Some hardcore punk from Stockholm Sweden, Axe Rash is a four-piece that immediately erupts through “Gig Life” where each integral piece of the puzzle resembles C4. Explosions ring the ears and in a similar fashion, the shouting from Hilda is animalistic but still cognitive.
The lyricism that orchestrates, “Short rides, gig life. You give change to make change, save cash on your ride things stays the same. Pay change to modern slaves, you’ll never change.” Axe Rash sparks moments of genuine intrigue as the band transitions from being the harsh swelling to sudden impact.
Tension, like most factors, becomes Axe Rash’s most valuable tool as they jump straight from “Gig Life” into the minefield that is “Madonna/Whore.” With a chorus that describes, “I’m the Madonna, I’m the whore, I’m so much more.” The guitar features Jerka while the bass is handed by Agnes. This two-headed monster wouldn’t exactly be the same without Leo on the percussion who create this instrumental tri-force.
Godly but never overreaching, Contemporary Ass has some frankly beautiful moments of sequencing and playstyle. The flurry of fists and limbs crammed into a tiny, D-I-Y venue becomes the home for Axe Rash.
Though only five tracks total, Contemporary Ass splits the atom like a hydrogen bomb and packs enough punch within a small package that delivers on all fronts. The strength comes directly from the energy where Axe Rash reaches into “Buy Your Way Out.”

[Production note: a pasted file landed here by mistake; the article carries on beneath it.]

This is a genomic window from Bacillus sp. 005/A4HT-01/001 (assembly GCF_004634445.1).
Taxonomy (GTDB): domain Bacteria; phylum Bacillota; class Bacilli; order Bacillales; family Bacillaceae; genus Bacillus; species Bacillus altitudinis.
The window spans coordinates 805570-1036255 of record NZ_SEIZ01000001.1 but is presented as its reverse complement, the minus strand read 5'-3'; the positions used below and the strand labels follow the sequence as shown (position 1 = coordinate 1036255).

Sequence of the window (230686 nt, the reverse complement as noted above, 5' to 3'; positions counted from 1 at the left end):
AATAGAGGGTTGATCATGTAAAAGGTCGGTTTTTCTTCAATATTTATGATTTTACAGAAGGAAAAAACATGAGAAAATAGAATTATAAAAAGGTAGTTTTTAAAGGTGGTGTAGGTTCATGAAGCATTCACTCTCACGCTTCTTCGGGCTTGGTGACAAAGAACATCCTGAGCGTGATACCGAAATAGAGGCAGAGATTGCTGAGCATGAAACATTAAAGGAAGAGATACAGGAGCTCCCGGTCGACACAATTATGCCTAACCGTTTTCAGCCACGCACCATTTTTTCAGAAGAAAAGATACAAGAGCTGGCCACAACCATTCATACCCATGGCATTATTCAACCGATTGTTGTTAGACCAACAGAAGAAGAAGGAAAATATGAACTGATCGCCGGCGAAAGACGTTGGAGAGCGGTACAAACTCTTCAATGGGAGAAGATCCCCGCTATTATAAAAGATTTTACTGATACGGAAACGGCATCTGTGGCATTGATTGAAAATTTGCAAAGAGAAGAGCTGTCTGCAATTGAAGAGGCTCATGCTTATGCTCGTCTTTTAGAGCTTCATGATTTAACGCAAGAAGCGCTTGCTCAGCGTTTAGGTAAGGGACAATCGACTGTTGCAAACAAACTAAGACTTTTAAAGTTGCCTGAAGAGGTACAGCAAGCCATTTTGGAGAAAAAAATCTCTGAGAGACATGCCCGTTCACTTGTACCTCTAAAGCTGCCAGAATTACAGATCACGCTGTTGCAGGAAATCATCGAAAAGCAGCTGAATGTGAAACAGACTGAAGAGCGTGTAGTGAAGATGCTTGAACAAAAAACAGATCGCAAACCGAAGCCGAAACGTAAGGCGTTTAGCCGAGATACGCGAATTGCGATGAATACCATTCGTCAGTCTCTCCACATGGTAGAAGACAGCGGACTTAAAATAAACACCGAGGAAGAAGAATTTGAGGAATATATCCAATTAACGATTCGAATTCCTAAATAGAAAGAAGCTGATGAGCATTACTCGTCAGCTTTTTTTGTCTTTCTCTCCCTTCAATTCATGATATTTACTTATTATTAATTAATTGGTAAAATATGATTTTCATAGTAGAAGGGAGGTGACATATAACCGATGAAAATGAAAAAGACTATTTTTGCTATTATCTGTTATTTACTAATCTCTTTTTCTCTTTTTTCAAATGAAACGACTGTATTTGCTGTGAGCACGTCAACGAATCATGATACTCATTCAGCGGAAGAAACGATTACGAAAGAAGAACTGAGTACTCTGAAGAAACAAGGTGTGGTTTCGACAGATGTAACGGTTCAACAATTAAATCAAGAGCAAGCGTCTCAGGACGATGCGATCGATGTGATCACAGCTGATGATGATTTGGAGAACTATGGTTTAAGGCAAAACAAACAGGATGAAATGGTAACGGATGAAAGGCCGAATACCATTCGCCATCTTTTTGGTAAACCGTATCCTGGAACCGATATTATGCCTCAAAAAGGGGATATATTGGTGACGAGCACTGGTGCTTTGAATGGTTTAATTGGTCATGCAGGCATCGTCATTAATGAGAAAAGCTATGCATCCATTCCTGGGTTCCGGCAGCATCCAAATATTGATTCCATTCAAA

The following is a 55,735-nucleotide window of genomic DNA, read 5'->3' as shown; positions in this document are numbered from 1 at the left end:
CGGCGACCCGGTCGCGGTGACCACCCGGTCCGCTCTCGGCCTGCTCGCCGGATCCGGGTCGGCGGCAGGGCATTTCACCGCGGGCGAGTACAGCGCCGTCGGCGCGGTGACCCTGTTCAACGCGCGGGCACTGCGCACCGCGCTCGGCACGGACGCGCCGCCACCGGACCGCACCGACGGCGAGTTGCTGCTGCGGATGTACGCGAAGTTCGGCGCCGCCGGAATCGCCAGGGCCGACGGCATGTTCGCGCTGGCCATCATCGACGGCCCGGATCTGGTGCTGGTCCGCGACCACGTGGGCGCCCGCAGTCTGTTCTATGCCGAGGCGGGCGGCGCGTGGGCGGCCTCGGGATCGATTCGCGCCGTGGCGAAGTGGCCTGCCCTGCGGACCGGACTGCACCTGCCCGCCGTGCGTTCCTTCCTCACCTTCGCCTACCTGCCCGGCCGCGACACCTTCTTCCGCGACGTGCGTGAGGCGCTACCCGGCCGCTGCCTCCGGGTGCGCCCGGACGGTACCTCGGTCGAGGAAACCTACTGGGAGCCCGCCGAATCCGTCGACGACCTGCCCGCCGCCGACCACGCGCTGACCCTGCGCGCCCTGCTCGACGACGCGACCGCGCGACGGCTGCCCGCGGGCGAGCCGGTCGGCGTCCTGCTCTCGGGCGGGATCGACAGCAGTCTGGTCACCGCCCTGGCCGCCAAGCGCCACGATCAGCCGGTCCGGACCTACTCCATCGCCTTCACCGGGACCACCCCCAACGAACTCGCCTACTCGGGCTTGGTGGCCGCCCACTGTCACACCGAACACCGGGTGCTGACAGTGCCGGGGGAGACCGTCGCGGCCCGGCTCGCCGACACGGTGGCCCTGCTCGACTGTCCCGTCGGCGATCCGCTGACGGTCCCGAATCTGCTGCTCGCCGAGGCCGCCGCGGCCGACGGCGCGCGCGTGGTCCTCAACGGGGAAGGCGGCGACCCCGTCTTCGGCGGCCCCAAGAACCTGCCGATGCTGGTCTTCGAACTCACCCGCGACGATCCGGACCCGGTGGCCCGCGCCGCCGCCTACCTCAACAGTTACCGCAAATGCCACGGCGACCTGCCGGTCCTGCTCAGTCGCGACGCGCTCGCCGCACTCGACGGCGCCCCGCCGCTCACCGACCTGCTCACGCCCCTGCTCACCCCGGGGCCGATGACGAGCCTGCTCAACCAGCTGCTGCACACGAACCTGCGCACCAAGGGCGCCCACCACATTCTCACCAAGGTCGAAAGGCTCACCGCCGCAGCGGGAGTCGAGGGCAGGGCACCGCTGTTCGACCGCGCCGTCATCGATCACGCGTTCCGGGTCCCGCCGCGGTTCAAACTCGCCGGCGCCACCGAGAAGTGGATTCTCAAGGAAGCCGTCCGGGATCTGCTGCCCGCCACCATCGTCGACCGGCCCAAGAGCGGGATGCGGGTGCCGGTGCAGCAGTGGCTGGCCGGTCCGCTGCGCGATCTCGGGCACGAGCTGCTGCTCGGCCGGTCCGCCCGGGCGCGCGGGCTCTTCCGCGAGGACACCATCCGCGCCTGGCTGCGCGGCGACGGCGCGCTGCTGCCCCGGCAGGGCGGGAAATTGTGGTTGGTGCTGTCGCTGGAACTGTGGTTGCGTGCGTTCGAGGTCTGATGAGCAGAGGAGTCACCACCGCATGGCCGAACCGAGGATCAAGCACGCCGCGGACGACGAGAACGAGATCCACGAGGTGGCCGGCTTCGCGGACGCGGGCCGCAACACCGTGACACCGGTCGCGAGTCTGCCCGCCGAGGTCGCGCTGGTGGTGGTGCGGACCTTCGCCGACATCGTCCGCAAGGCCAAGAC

Opening with growls and howls, Axe Rash instrumentally combines to be a tidal wave of punk performance. Overcoming the enemy like 1000 suns, Axe Rash lets Hilda stand tall enough to crush.
They describe, “Money abroad, the maid in your home. Buy your way out, you’re self-possessed over dead bodies, ideologies dead.” As sonic grenades crash against the bunkers of ears, Axe Rash etches into the walls for everyone in the audience to see.
They shout together, “Your opinions are accessories, you change when they’re out of style.” Overarching into realms not thought reachable, the body contorts and breaks into tiny fragments once Contemporary Ass reaches the end.
Unity is just as important as tension here and Contemporary Ass formats eyes on a leader. Axe Rash takes this newfound leadership and drives the crew into the ground with ripping strings and blitzing passion.